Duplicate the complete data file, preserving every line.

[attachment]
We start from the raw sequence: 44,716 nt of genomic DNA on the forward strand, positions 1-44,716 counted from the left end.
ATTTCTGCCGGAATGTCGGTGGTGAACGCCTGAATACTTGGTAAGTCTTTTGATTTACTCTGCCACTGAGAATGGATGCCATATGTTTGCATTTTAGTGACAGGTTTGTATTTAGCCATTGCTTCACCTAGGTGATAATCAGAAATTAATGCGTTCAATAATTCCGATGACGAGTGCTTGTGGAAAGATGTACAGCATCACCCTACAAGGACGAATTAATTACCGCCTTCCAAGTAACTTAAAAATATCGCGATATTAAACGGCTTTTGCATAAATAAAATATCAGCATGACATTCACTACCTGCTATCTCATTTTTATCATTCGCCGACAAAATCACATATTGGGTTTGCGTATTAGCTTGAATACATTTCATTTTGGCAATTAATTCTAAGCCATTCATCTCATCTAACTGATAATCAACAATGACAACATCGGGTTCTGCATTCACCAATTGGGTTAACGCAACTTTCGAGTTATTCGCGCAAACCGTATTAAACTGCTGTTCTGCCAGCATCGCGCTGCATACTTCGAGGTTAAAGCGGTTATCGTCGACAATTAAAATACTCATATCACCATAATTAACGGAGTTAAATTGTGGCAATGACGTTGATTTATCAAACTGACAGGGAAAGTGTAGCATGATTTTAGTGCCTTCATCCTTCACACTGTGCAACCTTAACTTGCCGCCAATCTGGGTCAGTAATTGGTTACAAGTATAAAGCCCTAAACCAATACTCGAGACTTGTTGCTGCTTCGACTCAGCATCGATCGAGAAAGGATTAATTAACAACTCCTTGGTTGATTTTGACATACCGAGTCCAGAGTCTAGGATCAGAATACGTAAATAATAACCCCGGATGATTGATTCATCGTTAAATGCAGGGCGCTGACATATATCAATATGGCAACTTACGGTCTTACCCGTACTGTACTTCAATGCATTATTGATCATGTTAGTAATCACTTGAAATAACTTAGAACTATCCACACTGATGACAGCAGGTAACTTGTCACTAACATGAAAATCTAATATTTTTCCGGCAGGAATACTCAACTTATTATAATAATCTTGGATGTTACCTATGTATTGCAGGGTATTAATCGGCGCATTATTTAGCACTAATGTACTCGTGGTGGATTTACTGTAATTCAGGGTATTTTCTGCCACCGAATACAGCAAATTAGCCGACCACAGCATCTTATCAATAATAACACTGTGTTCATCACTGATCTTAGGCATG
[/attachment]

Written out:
We start from the raw sequence: 44,716 nt of genomic DNA on the forward strand, positions 1-44,716 counted from the left end.
ATTTCTGCCGGAATGTCGGTGGTGAACGCCTGAATACTTGGTAAGTCTTTTGATTTACTCTGCCACTGAGAATGGATGCCATATGTTTGCATTTTAGTGACAGGTTTGTATTTAGCCATTGCTTCACCTAGGTGATAATCAGAAATTAATGCGTTCAATAATTCCGATGACGAGTGCTTGTGGAAAGATGTACAGCATCACCCTACAAGGACGAATTAATTACCGCCTTCCAAGTAACTTAAAAATATCGCGATATTAAACGGCTTTTGCATAAATAAAATATCAGCATGACATTCACTACCTGCTATCTCATTTTTATCATTCGCCGACAAAATCACATATTGGGTTTGCGTATTAGCTTGAATACATTTCATTTTGGCAATTAATTCTAAGCCATTCATCTCATCTAACTGATAATCAACAATGACAACATCGGGTTCTGCATTCACCAATTGGGTTAACGCAACTTTCGAGTTATTCGCGCAAACCGTATTAAACTGCTGTTCTGCCAGCATCGCGCTGCATACTTCGAGGTTAAAGCGGTTATCGTCGACAATTAAAATACTCATATCACCATAATTAACGGAGTTAAATTGTGGCAATGACGTTGATTTATCAAACTGACAGGGAAAGTGTAGCATGATTTTAGTGCCTTCATCCTTCACACTGTGCAACCTTAACTTGCCGCCAATCTGGGTCAGTAATTGGTTACAAGTATAAAGCCCTAAACCAATACTCGAGACTTGTTGCTGCTTCGACTCAGCATCGATCGAGAAAGGATTAATTAACAACTCCTTGGTTGATTTTGACATACCGAGTCCAGAGTCTAGGATCAGAATACGTAAATAATAACCCCGGATGATTGATTCATCGTTAAATGCAGGGCGCTGACATATATCAATATGGCAACTTACGGTCTTACCCGTACTGTACTTCAATGCATTATTGATCATGTTAGTAATCACTTGAAATAACTTAGAACTATCCACACTGATGACAGCAGGTAACTTGTCACTAACATGAAAATCTAATATTTTTCCGGCAGGAATACTCAACTTATTATAATAATCTTGGATGTTACCTATGTATTGCAGGGTATTAATCGGCGCATTATTTAGCACTAATGTACTCGTGGTGGATTTACTGTAATTCAGGGTATTTTCTGCCACCGAATACAGCAAATTAGCCGACCACAGCATCTTATCAATAATAACACTGTGTTCATCACTGATCTTAGGCATG